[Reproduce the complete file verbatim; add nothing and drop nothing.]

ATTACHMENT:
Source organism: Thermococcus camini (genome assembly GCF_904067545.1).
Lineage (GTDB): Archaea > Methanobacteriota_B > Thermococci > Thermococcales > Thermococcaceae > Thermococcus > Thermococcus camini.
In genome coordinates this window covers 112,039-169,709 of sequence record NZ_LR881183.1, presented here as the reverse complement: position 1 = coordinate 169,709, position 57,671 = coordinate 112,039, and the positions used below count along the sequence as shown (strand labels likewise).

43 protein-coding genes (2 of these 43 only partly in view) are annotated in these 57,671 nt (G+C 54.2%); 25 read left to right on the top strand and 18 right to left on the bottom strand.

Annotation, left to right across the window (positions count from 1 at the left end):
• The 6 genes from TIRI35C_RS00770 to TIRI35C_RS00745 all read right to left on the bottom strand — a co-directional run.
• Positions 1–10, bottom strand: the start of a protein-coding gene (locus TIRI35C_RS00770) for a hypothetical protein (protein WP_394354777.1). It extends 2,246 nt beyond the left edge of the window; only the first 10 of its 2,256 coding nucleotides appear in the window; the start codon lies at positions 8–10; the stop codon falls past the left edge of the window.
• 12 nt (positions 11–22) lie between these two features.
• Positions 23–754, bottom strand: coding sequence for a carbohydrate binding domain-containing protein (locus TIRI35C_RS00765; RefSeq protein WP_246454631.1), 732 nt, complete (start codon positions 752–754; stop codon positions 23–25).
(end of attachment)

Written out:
Source organism: Thermococcus camini (genome assembly GCF_904067545.1).
Lineage (GTDB): Archaea > Methanobacteriota_B > Thermococci > Thermococcales > Thermococcaceae > Thermococcus > Thermococcus camini.
In genome coordinates this window covers 112,039-169,709 of sequence record NZ_LR881183.1, presented here as the reverse complement: position 1 = coordinate 169,709, position 57,671 = coordinate 112,039, and the positions used below count along the sequence as shown (strand labels likewise).

43 protein-coding genes (2 of these 43 only partly in view) are annotated in these 57,671 nt (G+C 54.2%); 25 read left to right on the top strand and 18 right to left on the bottom strand.

Annotation, left to right across the window (positions count from 1 at the left end):
• The 6 genes from TIRI35C_RS00770 to TIRI35C_RS00745 all read right to left on the bottom strand — a co-directional run.
• Positions 1–10, bottom strand: the start of a protein-coding gene (locus TIRI35C_RS00770) for a hypothetical protein (protein WP_394354777.1). It extends 2,246 nt beyond the left edge of the window; only the first 10 of its 2,256 coding nucleotides appear in the window; the start codon lies at positions 8–10; the stop codon falls past the left edge of the window.
• 12 nt (positions 11–22) lie between these two features.
• Positions 23–754, bottom strand: coding sequence for a carbohydrate binding domain-containing protein (locus TIRI35C_RS00765; RefSeq protein WP_246454631.1), 732 nt, complete (start codon positions 752–754; stop codon positions 23–25).